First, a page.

September Writers' Forum 2020

Wisconsin Writers Association 2020 Fall Conference

Everyone Wants Barnes & Noble to Survive. Can It?

Traditional Publishing Enjoys Its Best Sales in a Decade—Despite Supply Chain Problems

The September 2020 Writers' Forum -- All the publishing industry news, indie pub advice, and book marketing tips you need.


Wisconsin Writers Association 2020 Fall Conference – October 3 – Still time to register!

The Wisconsin Writers Association Fall Conference is this Saturday, October 3. This is a steal at $30 for those who are already members of WWA and $50 for non-members. There is still to register HERE. The lineup includes: Dasha Kelly Hamilton, MKE Poet Laureate; Erin Celello, author, Miracle Beach and Learning to Stay; Ann Garvin, author, I Like You Just Fine When You’re Not Around; and Jennifer Lee Goloboy, Agent, Donald Maass Literary Agency.

Everyone Wants Barnes & Noble to Survive. Can It?

Jane Friedman writes a detailed assessment of key events in the Barnes & Noble timeline and what we might expect moving forward, particularly with James Daunt now at the helm. Smart article (as always.) This article was shared on Friedman’s public blog but is a sample of what readers get when they subscribe to Friedman’s email newsletter The Hot Sheet

Traditional Publishing Enjoys Its Best Sales in a Decade—Despite Supply Chain Problems

Also, from Jane Friedman, you’ll want to read this update about the publishing industry in general. If you’re one of the authors or publishers who have had to endure printing delays, here’s the real story behind that growing problem and more. 


The Challenge of Creating Powerful Settings

C.S. Lakin pushes us to look harder at how we choose settings for our stories and how those choices can pack specific emotional punch for scenes and entire novels. Read the full article here:

Zara Altair also gives tips on incorporating scene details in a way that is engaging and keeps the story moving. 

Where Novelists Get Stuck: 3 Common Issues with Early Drafts

Susan DeFreitas gives us tips to combat problems with pacing/tension, the character arc, and plot structure in our first drafts. Read it HERE

Passive Voice: When is ‘it’ the better choice?

Pam Firth writes for The Detail Devil website and gives us exceptions to this typical rule of editing—to get rid of the passive voice. So when is it okay to use the word it? Find out in the full article

Writing Shy Characters

Amy Holland writes a blog post for the Good Story Company answering the question, “Do you have any tips or tricks for making a shy, introverted protagonist pop on the page? How can I make my protagonist dynamic for the reader while still staying true to her quieter personality?” Her advice is fabulous and tells the writer to give your introverted character a backstory—why are they introverted in the first place? And she also asserts that shy characters do not have to be boring. This is really good set of tips—particularly for those writing in the children’s market.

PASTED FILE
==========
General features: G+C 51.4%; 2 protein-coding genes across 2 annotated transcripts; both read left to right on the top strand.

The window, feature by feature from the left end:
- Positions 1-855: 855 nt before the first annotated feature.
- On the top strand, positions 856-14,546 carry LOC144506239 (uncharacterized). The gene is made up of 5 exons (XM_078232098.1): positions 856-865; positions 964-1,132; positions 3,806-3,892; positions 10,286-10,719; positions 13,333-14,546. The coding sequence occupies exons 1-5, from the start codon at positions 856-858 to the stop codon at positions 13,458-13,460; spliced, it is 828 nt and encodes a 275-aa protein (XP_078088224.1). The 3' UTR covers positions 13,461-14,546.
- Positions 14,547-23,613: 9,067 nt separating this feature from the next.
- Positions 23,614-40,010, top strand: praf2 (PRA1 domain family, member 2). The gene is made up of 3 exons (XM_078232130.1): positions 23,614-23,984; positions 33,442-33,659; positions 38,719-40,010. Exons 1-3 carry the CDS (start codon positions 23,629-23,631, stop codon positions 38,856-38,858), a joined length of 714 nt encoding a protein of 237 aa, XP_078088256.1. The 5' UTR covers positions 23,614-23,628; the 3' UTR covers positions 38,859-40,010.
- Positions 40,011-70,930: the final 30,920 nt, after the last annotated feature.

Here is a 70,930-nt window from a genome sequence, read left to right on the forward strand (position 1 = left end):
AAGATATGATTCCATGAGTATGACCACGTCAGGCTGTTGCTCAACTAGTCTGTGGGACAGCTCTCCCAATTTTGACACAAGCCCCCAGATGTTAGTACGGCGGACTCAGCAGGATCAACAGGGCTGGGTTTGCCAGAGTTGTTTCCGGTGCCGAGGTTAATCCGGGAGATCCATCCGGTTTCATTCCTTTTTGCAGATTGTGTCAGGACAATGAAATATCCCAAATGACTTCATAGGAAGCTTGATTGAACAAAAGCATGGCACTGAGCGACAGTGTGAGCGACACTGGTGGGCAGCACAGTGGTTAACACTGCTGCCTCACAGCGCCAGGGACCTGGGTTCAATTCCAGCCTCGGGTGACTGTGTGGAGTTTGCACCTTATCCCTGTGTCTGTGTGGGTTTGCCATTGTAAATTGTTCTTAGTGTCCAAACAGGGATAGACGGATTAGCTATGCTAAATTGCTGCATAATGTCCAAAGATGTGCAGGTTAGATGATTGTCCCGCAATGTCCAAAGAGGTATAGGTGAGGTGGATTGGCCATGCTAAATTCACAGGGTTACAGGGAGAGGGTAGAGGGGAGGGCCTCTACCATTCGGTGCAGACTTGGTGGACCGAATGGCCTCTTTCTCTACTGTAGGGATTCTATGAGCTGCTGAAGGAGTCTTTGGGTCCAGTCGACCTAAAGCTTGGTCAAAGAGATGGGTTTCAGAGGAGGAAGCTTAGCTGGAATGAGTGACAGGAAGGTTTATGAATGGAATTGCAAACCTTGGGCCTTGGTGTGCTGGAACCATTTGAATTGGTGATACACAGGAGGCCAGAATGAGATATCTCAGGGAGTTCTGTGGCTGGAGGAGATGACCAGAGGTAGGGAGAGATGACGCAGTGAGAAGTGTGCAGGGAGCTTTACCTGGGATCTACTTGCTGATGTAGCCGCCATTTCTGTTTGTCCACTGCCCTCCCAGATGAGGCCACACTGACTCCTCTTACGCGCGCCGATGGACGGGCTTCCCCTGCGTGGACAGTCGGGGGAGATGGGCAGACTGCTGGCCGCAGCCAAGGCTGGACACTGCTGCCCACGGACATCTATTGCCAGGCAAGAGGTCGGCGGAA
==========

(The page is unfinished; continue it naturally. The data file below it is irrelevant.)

How to Show Emotions in Non-Viewpoint Characters

Louise Harnby takes on this tricky skill of how to reveal the emotions of characters other than those whose point of view we are seeing the story through. We can’t know what they’re thinking or feeling internally—so how can you do this while utilizing your main character(s)’ powers of observation. Read the full article HERE. 

Dialogue Tags

Oh, dialogue. It’s never bad to have a refresher on how to use dialogue tags properly. Amy Wilson gives us a good tutorial in “Tag, You’re It! Using Dialogue Tags Effectively."


How Long Should You Query Your Manuscript?

Lisa Poisso discusses her six-month query cycle in this article and also points writers to the hopeful signs to look for that show they may be getting close to getting a contract.

How to Find Publishers

Jane Friedman gives you the tools to search out both publishers and agents who would be good fits for what you write. Super article with tremendous resources

Conversely --- Here’s How NOT to Find a Publisher

Richard C. White is a guest on Connie B. Dowell’s Book Echoes podcast talking about avoiding scams. Take a listen HERE.

Victoria Strauss at Writer Beware has another warning for us—this time scammers are impersonating reputable literary agents. (As if this business wasn’t already hard enough.) Read her details on what to watch out for:

26 Magazines that Publish Writing for Children and Teens

Authors Publish shares a list of magazines seeking submissions for children and teen topics. Lots of variety here. Check it out.

The Power of Author Collaborations

Sandra Beckwith encourages us to collaborate with other authors to grow our audiences, entertain/educate/inform new audiences we don’t already reach, and to improve ourselves, too. There’s a lot more to this article including advice on how to get started!

A Writer’s Guide to Fair Use and Permissions + Sample Permissions Letter

Jane Friedman (again-she’s such a rock star) helps us out with the tricky area of what falls under fair use and when to seek permission from the content creator. There’s a handy infographic that can walk you through the process of when to seek permission, too. 

4 Lessons from 4 Years of Self-Publishing

Deanna Cabinian is candid about the lessons learned as a self-published author. Important article to read if you’re considering publishing this way.  

“I wish I had known that before I self-published.” 25 authors share what they’ve learned.

Sandra Beckwith compiled these 25 tidbits of advice from authors who published independently. Equally good advice to read before you indie pub your book.